Over the past couple of weeks, business at the Comhairle has continued across all services. I was involved in meetings with the Cabinet Secretary for Transport and also the Islands Minister, where we covered the Islands Deal, the Islands Act and Transport; and meetings with the UK Government Energy Minister regarding the Interconnector and Energy issues. We pressed the need to move on with energy and digital initiatives and to commit to capital projects as soon as possible.
The challenges we faced pre COVID-19, requiring prudent management of our financial resources, have been brought into sharp focus with the additional costs and lost income arising from the impacts of the pandemic. We have had significant support from both Governments but will still face a shortfall in covering the direct costs of COVID 19, the loss of income from a variety of sources, such as the Sports Centre, and further significant additional costs in, for example, delays to capital projects.
Last week we launched a new Economic Recovery Strategy which aspires to ‘reimagine and reform the economy of the Outer Hebrides’ by helping to create strong and resilient communities where community capacity and wealth is built up and where there is a focus on the green economy and digital inclusion. As the Comhairle has suffered loss, our local economy has also taken a severe blow from this pandemic, particularly in the retail, hospitality and tourism sectors, but there are unquestionably opportunities going forward and we have to be ready to embrace them and we will work alongside our business sector to do just that.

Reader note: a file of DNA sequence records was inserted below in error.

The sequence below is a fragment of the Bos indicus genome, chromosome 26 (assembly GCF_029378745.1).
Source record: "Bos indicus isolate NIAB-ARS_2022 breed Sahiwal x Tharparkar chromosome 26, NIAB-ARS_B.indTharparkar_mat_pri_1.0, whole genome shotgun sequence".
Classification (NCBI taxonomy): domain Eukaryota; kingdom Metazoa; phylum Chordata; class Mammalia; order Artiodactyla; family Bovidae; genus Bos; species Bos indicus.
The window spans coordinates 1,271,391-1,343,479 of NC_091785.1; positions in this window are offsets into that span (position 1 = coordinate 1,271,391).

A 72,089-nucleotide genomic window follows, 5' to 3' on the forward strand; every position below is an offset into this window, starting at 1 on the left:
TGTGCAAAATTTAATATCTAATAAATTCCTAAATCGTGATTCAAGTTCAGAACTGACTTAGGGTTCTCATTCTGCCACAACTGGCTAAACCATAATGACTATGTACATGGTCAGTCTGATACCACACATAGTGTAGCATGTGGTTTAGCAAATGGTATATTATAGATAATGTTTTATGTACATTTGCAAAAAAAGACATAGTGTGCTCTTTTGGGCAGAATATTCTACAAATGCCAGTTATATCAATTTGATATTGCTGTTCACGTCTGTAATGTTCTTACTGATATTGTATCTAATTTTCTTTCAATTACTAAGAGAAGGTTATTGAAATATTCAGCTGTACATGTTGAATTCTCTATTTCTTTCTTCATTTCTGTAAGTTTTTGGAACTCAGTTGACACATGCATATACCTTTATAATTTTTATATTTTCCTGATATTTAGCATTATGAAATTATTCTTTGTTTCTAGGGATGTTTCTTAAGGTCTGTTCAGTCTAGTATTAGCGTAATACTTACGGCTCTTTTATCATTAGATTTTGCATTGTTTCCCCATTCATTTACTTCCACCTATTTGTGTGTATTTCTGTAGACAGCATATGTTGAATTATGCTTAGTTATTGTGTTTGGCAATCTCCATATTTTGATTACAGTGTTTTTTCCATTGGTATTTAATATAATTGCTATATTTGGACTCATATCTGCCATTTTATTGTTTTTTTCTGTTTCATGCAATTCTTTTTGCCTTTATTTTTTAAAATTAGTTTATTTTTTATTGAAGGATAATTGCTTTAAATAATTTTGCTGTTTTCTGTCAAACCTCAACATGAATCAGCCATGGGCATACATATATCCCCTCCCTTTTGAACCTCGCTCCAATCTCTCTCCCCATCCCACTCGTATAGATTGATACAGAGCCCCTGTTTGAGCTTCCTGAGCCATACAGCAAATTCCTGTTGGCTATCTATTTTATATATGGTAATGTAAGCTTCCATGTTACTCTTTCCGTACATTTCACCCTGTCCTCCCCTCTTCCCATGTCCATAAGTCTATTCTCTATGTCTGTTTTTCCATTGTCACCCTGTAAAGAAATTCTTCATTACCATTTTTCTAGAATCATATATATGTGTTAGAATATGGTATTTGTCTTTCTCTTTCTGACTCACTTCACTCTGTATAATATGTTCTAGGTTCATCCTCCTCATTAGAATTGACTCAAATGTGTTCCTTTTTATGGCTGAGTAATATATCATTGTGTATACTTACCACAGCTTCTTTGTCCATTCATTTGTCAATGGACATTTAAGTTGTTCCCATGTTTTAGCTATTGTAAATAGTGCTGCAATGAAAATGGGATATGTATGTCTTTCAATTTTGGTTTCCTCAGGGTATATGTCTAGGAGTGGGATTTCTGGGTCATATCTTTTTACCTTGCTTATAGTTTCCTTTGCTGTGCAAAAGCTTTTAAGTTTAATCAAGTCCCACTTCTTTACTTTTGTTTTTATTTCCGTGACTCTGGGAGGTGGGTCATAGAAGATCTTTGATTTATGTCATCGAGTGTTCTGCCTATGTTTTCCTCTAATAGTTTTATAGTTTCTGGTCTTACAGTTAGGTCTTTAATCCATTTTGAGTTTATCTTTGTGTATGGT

It was also good to see that members were once again unanimous in their support of the work done via the Western Isles Poverty and Social Inclusion Programme in directing funds to the Financial Welfare Support service. The Comhairle plays a key role as a Lead Partner on the Poverty and Social Inclusion Programmes which have three main functions which contribute greatly to responding to the challenge of poverty in our islands; the Financial Inclusion Service, the Fuel Poverty Advice services and the Financial Welfare Support Fund.
One of our long terms partners in the above Poverty programme, and also in the Home Energy Efficiency Programmes, has been Tighean Innse Gall (often referred to as TIG) and we were pleased to reappoint them as the Managing Agent for the programmes. They have been doing this successfully for the last seven years during which time TIG have overseen the installation of over 7,800 energy efficiency measures in houses throughout the Outer Hebrides.
As we heard about the changes in back to school plans for August, I thought we should all acknowledge the excellent provision made available at the school hubs, which were established in response to the COVID-19 school closures, for the children of key workers and vulnerable pupils. There has been a great ongoing service provided there by teams of education staff including teachers, support for learning assistants, education apprentices, nursery workers, admin, janitorial, catering and cleaning staff. A big well done to all who have been in involved and I know those who needed to use this service greatly appreciated it.
As the islands inevitably open up to families coming and going, key workers moving about and holiday visitors arriving on our shores let’s ensure that we maintain common sense and wise decision making for as long as the potential remains for COVID to spread. It will unquestionably be good for families and friends to reconnect and for all of us to re-establish a degree of social interaction which is an essential part of normal living, and also for people to get back to work wherever possible, but that has to be done in a responsible and sensible manner, keeping to the rules on physical distancing particularly.